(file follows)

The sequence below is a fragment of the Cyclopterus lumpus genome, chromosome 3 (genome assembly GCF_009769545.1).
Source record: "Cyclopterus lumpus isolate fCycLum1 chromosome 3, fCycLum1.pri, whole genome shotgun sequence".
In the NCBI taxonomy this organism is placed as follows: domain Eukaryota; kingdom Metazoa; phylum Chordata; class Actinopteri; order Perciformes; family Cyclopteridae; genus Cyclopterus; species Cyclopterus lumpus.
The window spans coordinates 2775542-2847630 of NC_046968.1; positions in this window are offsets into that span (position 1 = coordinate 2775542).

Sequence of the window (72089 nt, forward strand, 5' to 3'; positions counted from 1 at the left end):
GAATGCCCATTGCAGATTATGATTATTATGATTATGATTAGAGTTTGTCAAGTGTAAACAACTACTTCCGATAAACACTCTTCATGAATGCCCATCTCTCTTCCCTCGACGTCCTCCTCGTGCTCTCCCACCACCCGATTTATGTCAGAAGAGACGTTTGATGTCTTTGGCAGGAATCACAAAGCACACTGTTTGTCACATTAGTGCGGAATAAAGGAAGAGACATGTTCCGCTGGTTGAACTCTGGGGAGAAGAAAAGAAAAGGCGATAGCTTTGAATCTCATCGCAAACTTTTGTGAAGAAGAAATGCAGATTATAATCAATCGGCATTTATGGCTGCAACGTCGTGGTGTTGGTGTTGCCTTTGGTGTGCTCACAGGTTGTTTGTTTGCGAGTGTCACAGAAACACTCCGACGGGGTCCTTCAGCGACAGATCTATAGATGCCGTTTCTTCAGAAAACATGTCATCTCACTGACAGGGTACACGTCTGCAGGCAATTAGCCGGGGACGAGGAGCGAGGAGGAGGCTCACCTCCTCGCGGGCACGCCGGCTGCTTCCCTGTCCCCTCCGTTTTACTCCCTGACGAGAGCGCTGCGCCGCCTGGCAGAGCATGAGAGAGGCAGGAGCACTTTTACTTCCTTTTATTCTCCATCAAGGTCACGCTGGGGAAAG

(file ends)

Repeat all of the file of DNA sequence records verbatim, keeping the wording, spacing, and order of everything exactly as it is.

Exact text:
The sequence below is a fragment of the Cyclopterus lumpus genome, chromosome 3 (genome assembly GCF_009769545.1).
Source record: "Cyclopterus lumpus isolate fCycLum1 chromosome 3, fCycLum1.pri, whole genome shotgun sequence".
In the NCBI taxonomy this organism is placed as follows: domain Eukaryota; kingdom Metazoa; phylum Chordata; class Actinopteri; order Perciformes; family Cyclopteridae; genus Cyclopterus; species Cyclopterus lumpus.
The window spans coordinates 2775542-2847630 of NC_046968.1; positions in this window are offsets into that span (position 1 = coordinate 2775542).

Sequence of the window (72089 nt, forward strand, 5' to 3'; positions counted from 1 at the left end):
GAATGCCCATTGCAGATTATGATTATTATGATTATGATTAGAGTTTGTCAAGTGTAAACAACTACTTCCGATAAACACTCTTCATGAATGCCCATCTCTCTTCCCTCGACGTCCTCCTCGTGCTCTCCCACCACCCGATTTATGTCAGAAGAGACGTTTGATGTCTTTGGCAGGAATCACAAAGCACACTGTTTGTCACATTAGTGCGGAATAAAGGAAGAGACATGTTCCGCTGGTTGAACTCTGGGGAGAAGAAAAGAAAAGGCGATAGCTTTGAATCTCATCGCAAACTTTTGTGAAGAAGAAATGCAGATTATAATCAATCGGCATTTATGGCTGCAACGTCGTGGTGTTGGTGTTGCCTTTGGTGTGCTCACAGGTTGTTTGTTTGCGAGTGTCACAGAAACACTCCGACGGGGTCCTTCAGCGACAGATCTATAGATGCCGTTTCTTCAGAAAACATGTCATCTCACTGACAGGGTACACGTCTGCAGGCAATTAGCCGGGGACGAGGAGCGAGGAGGAGGCTCACCTCCTCGCGGGCACGCCGGCTGCTTCCCTGTCCCCTCCGTTTTACTCCCTGACGAGAGCGCTGCGCCGCCTGGCAGAGCATGAGAGAGGCAGGAGCACTTTTACTTCCTTTTATTCTCCATCAAGGTCACGCTGGGGAAAG